Jeff Brandes, the woodshed candidate from a couple of election cycles ago, has had it with Florida’s red-light cameras. The GOP state senator from St. Petersburg says they’re sneaky, arbitrary, rife with abuse and don’t deliver on promises of improved safety, and he means to take a two-by-four to the whole program.
OK, not literally, although that would be fun to watch. Brandes could be the 21st century Buford Pusser. The lawmaker vs. technology. The video would go viral. The selfie — Brandes and his camera-whacker — would break Twitter. Take that, Ellen.
Instead, he’s introduced a bill (SB 144) designed to take them down peaceably. Celebrating its introduction is a coalition consisting, as nearly as I can tell, almost exclusively of libertarians and people who have been hit with the $158 fine. And while I find myself much in accord with small-l libertarianism, I cannot go with them on red-light cameras. Where’s it written government has a responsibility to make it easier for people to get away with breaking the law?
On behalf of beleaguered chumps everywhere, then, I have no trouble admitting this: I like red-light cameras because they nail motorists, hard, who think they can get away with it.
Sadly, this payback appears to be Brandes’ primary problem with the things. Red-light camera companies are “selling their product on safety,” he says, “when it’s really about revenue.” To which Charles Territo, senior vice president for Phoenix-based American Traffic Solutions, says, “There’s a device in every vehicle that can prevent a red-light camera ticket; it’s called a brake pedal.” Well retorted.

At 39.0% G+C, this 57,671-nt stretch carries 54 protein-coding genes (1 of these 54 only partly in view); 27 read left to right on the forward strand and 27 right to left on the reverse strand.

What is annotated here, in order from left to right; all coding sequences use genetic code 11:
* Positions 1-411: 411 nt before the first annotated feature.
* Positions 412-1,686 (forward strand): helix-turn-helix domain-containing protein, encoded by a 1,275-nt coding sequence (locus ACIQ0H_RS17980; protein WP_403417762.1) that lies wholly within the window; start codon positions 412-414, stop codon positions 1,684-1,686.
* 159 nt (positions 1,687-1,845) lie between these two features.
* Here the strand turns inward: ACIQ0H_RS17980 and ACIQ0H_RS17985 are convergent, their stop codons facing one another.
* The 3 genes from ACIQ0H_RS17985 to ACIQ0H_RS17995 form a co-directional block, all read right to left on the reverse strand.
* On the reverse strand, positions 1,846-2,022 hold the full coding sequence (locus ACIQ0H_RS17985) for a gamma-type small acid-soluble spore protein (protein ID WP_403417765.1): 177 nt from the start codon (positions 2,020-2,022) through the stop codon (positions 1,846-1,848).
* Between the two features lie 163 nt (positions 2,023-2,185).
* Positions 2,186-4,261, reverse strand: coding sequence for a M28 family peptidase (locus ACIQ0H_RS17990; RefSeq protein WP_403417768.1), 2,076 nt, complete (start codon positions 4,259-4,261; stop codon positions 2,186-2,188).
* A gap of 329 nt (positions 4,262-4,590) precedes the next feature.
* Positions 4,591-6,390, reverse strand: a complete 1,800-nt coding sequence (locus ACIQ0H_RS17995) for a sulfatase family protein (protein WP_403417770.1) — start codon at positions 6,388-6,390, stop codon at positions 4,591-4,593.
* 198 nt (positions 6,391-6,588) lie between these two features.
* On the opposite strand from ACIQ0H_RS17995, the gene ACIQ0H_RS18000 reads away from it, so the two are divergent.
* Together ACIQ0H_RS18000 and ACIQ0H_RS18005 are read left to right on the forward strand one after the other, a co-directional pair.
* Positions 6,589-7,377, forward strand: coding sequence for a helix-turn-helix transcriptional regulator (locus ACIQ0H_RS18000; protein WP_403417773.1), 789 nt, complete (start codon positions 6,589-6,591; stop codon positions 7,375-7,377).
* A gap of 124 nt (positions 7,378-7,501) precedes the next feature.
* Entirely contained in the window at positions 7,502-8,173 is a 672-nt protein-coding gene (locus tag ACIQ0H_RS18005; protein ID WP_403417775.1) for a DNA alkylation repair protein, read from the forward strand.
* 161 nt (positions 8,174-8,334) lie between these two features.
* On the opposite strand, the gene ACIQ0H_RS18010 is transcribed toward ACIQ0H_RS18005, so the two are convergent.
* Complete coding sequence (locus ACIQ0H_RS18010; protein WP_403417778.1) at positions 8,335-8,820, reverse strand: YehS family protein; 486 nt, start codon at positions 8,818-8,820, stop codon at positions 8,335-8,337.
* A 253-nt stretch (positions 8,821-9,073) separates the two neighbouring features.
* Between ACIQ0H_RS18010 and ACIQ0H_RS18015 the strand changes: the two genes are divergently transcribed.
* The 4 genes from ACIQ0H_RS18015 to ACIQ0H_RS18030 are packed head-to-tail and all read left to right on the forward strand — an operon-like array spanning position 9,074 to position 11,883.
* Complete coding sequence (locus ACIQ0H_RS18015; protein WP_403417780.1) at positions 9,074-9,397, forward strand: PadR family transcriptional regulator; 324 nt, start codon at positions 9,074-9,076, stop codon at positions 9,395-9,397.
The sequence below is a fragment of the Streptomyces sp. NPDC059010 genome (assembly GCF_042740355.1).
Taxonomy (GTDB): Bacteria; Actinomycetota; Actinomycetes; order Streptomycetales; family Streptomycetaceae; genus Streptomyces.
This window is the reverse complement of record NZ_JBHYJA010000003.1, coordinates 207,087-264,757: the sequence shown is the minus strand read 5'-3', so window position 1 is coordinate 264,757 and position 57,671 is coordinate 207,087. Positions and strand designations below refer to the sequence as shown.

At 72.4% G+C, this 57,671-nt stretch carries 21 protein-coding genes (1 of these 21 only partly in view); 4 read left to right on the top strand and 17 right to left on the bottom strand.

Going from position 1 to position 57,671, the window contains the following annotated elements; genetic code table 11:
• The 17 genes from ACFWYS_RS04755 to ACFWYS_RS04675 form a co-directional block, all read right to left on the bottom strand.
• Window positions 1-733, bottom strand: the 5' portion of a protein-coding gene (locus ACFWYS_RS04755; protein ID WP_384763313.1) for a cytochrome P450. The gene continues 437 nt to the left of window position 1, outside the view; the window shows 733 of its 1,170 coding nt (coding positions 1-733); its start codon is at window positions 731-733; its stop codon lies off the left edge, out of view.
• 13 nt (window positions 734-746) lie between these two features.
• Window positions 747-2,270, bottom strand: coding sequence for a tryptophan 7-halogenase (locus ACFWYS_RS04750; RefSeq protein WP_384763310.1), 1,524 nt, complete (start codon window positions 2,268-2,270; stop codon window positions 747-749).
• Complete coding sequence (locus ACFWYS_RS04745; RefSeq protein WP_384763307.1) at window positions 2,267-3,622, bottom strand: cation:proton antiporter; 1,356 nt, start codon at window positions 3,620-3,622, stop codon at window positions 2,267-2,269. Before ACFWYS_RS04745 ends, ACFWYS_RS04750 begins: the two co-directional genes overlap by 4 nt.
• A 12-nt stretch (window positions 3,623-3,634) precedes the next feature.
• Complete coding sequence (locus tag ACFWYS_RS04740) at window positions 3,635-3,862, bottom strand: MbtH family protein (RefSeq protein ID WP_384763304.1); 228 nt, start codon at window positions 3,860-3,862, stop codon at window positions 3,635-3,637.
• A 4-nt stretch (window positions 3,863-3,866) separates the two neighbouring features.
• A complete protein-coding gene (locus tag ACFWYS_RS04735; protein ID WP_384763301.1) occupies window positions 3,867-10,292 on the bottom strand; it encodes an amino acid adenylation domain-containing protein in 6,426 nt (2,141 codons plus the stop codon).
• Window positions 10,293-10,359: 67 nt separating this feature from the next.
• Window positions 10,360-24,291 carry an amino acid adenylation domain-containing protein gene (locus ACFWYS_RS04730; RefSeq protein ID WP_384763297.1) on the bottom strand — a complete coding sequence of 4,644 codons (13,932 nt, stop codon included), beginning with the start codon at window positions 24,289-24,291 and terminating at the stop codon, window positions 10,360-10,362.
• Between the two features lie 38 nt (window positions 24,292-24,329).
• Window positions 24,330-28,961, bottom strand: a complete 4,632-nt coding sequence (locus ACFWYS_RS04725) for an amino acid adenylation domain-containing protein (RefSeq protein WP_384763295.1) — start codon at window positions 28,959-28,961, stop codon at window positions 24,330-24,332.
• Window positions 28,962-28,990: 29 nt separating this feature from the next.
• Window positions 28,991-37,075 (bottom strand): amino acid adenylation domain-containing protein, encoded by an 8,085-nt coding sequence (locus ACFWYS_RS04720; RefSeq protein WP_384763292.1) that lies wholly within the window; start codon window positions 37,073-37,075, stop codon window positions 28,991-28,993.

It’s not like there aren’t interesting arguments to make against the application of red-light cameras, but the idea they represent a “back-door tax increase” isn’t one of them. That’s like arguing against buying booze and cigarettes because the state takes a hefty cut. Nonsense.
The statistics, for instance, are problematic. Brandes and other legislators stress the part of a recent report by the state’s Office of Program Policy Analysis and Government Accountability that indicates crashes of every variety rose 12 percent after cameras went up.
They have less to say about the report’s companion finding, that fatalities dropped by half in the dozen largest counties using cameras.
Meanwhile, the Florida Department of Transportation waded in last summer, rightly ordering local authorities to lengthen caution-light durations to meet new state standards after published reports of cities and counties shaving fractions of seconds to entrap more motorists.
In the early months since the statewide readjustment took effect, red-light camera tickets have dropped dramatically across the board. This is proof, say critics, that the great majority of those cited previously had been otherwise conscientious drivers caught in no-motorist’s land: too far to beat the yellow; too close to safely stop.
Well. People accommodate change all the time. Whether it’s a new tax, a new smartphone operating system or daylight-savings time, eventually we adjust and carry on as if nothing new was afoot. That’s among the sinister beauties of incrementalism.
Drivers are almost certainly operating upon well-learned habits where yellow lights are concerned, stopping or breezing along as usual. All that’s changed is the duration of their window of opportunity. Let’s see where we are in six months.
Maybe FDOT has, in fact, teased out the magic formula and all our red-light running troubles are behind us. If so, revenues from cameras will sink to the point that they’re no longer worthwhile.
In that case, local lawmakers will resolve to get rid of them on their own, no legislation necessary. It’s called the marketplace, and it works.